How to Turn No into an Ecstatic Yes

For years, I had trouble saying no.

Would I pet-sit my neighbor’s fish, cats, dog, gerbils, snakes, and rats? Of course, I’d say blithely, not considering that I sometimes don’t have time to walk my own dog.

Saying no, Maggie McReynolds blog

Would I mind if my friend’s kids spent the day at my house with promises to be extra extra quiet even though they are boisterous by nature and I work on the phone from home? Ummm…well…I guess.

Would I PLEEEEEAAAASE buy my son the $119 Star Wars Lego Heavy Assault A-6 Juggernaut Vehicle even though I told him three weeks ago that my budget was shot for the month? No. No. No. No. No. No. Okay, fine, stop bugging me, here.

Sound familiar? If you find yourself nodding your head, I feel your pain. I’m guessing saying yes all the time leaves you exhausted and feeling vaguely taken advantage of. It feels, in a word, crappy. Am I right?

So what is it we think we’re getting when we say yes? Usually, we want to be liked. We want to be agreeable. Trained from the age of scouting that being helpful is a virtue above all others, we may even consider the act of standing up for ourselves and saying no somehow grotesquely selfish.

The thing is, when we say yes when we really want—even need—to say no, we don’t just hurt ourselves, we end up hurting the very people we think we’re helping. Because everyone, eventually, has a limit. Back in my days of 24/7 acquiescence, I was strung tighter than an overtuned banjo string. Eventually, inevitably, I’d snap—and anyone nearby, no matter how innocent a bystander, would feel the pain.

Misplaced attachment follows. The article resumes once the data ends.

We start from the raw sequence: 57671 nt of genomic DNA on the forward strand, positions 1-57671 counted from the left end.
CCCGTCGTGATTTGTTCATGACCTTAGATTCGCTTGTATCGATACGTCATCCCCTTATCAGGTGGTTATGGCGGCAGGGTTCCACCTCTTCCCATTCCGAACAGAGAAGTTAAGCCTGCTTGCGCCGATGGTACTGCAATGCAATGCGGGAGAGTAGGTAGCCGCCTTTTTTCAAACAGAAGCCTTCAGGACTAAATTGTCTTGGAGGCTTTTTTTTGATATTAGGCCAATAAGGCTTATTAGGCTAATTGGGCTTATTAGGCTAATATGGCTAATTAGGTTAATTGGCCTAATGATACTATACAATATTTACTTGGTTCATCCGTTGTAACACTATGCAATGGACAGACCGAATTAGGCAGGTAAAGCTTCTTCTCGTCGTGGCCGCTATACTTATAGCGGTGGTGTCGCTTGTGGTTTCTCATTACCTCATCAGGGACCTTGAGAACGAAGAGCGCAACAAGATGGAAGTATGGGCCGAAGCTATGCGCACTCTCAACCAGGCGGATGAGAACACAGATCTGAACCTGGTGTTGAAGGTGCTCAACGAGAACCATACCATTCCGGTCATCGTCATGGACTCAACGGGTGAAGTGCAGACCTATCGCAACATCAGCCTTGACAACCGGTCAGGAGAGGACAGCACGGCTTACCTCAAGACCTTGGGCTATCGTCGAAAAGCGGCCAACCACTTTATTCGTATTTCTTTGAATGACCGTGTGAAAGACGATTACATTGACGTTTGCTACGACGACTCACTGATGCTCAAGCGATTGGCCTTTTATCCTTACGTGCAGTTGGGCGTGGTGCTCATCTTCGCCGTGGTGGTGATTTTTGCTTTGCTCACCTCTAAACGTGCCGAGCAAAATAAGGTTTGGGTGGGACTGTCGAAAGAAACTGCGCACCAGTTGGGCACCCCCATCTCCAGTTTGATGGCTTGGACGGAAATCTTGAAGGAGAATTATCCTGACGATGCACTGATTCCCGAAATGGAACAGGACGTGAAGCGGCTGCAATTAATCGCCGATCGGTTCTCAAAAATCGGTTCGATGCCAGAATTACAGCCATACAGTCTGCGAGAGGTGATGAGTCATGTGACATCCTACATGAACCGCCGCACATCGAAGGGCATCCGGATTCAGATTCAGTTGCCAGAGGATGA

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Resting on the Couch --- Image by © Royalty-Free/Corbis

Confessions from the Couch

I don’t have many secrets, but I do have things I don’t talk about much. One of them is that I spend the vast majority of most of my days lying on the couch.

Napping? Eating bon bons? Watching my toenails grow?

No, I spend so much time on the couch for the simple reason that a great deal of the time, I can’t sit or stand for long without passing out.

Over 20 years ago, I was diagnosed with Chronic Fatigue Syndrome (also known as CFIDS, or CFS/ME), which for me has been relapsing/remitting. There have been years when I have ridden bicycles, hosted dinner parties for two dozen people, attended yoga classes, and chased my toddler round and round the block.

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You and Your Stupid Plaid Hair

Baffling headline, huh? As an insult, it’s even more than baffling—it’s irrelevant. Unless you’ve been experimenting with a truly radical colorist, you know without question that you don’t have plaid hair. So for me to ridicule you over something that you know, bone deep, isn’t true, doesn’t hurt even a little, does it? It might even make you laugh.

plaid hair, maggie mcreynolds blogBut what if I were to be so unkind as to say that you’re fat? Or that you’re not trying hard enough? Or that you’re clumsy, or a procrastinator, or that some of the people you think are your friends don’t actually like you?

Does any of the above make your face flush? Get your adrenaline pumping? Maybe make your stomach give a little flip?

That isn’t because any of those things are true. It’s because you’re afraid they might be true—and because of what you are making any of those things mean. And in that tiny space between “What if she’s right?” and “Oh, God, I’m such a loser!” is a tender, vulnerable sore spot where bullies, frenemies, and even loved ones can poke you.

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